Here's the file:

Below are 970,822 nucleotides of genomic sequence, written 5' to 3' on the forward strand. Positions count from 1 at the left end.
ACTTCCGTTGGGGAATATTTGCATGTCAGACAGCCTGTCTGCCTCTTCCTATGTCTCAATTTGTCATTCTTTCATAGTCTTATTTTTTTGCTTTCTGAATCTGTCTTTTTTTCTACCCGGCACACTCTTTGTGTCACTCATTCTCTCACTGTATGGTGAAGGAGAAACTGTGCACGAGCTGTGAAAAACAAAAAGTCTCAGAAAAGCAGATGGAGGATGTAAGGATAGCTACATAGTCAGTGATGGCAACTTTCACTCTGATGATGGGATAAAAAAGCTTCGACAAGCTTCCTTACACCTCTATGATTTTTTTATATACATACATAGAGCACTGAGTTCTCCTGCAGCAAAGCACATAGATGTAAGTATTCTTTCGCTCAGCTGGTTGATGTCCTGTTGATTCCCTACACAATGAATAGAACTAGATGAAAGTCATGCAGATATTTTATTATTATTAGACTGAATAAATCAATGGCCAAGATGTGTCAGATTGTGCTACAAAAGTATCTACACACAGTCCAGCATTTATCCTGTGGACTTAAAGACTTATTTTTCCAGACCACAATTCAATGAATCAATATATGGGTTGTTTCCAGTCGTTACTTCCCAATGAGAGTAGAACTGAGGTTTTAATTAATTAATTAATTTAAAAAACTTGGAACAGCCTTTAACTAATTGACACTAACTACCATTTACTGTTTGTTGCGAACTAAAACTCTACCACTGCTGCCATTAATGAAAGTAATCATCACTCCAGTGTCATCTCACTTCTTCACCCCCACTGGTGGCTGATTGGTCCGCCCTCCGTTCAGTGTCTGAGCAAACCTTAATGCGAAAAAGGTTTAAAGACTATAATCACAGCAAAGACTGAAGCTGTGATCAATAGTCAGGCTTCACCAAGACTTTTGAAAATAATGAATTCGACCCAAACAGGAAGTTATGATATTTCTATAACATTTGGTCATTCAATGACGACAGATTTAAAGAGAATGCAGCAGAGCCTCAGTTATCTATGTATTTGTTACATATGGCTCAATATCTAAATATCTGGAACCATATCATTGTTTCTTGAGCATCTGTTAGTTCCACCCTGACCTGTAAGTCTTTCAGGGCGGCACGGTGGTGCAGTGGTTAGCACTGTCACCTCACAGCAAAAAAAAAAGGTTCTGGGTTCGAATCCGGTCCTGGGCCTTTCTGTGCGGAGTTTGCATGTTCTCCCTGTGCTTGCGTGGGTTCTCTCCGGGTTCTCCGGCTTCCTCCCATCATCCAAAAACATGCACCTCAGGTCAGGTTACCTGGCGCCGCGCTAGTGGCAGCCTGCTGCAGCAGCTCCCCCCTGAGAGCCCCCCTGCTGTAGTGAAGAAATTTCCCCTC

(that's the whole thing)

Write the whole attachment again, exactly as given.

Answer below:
Below are 970,822 nucleotides of genomic sequence, written 5' to 3' on the forward strand. Positions count from 1 at the left end.
ACTTCCGTTGGGGAATATTTGCATGTCAGACAGCCTGTCTGCCTCTTCCTATGTCTCAATTTGTCATTCTTTCATAGTCTTATTTTTTTGCTTTCTGAATCTGTCTTTTTTTCTACCCGGCACACTCTTTGTGTCACTCATTCTCTCACTGTATGGTGAAGGAGAAACTGTGCACGAGCTGTGAAAAACAAAAAGTCTCAGAAAAGCAGATGGAGGATGTAAGGATAGCTACATAGTCAGTGATGGCAACTTTCACTCTGATGATGGGATAAAAAAGCTTCGACAAGCTTCCTTACACCTCTATGATTTTTTTATATACATACATAGAGCACTGAGTTCTCCTGCAGCAAAGCACATAGATGTAAGTATTCTTTCGCTCAGCTGGTTGATGTCCTGTTGATTCCCTACACAATGAATAGAACTAGATGAAAGTCATGCAGATATTTTATTATTATTAGACTGAATAAATCAATGGCCAAGATGTGTCAGATTGTGCTACAAAAGTATCTACACACAGTCCAGCATTTATCCTGTGGACTTAAAGACTTATTTTTCCAGACCACAATTCAATGAATCAATATATGGGTTGTTTCCAGTCGTTACTTCCCAATGAGAGTAGAACTGAGGTTTTAATTAATTAATTAATTTAAAAAACTTGGAACAGCCTTTAACTAATTGACACTAACTACCATTTACTGTTTGTTGCGAACTAAAACTCTACCACTGCTGCCATTAATGAAAGTAATCATCACTCCAGTGTCATCTCACTTCTTCACCCCCACTGGTGGCTGATTGGTCCGCCCTCCGTTCAGTGTCTGAGCAAACCTTAATGCGAAAAAGGTTTAAAGACTATAATCACAGCAAAGACTGAAGCTGTGATCAATAGTCAGGCTTCACCAAGACTTTTGAAAATAATGAATTCGACCCAAACAGGAAGTTATGATATTTCTATAACATTTGGTCATTCAATGACGACAGATTTAAAGAGAATGCAGCAGAGCCTCAGTTATCTATGTATTTGTTACATATGGCTCAATATCTAAATATCTGGAACCATATCATTGTTTCTTGAGCATCTGTTAGTTCCACCCTGACCTGTAAGTCTTTCAGGGCGGCACGGTGGTGCAGTGGTTAGCACTGTCACCTCACAGCAAAAAAAAAAGGTTCTGGGTTCGAATCCGGTCCTGGGCCTTTCTGTGCGGAGTTTGCATGTTCTCCCTGTGCTTGCGTGGGTTCTCTCCGGGTTCTCCGGCTTCCTCCCATCATCCAAAAACATGCACCTCAGGTCAGGTTACCTGGCGCCGCGCTAGTGGCAGCCTGCTGCAGCAGCTCCCCCCTGAGAGCCCCCCTGCTGTAGTGAAGAAATTTCCCCTC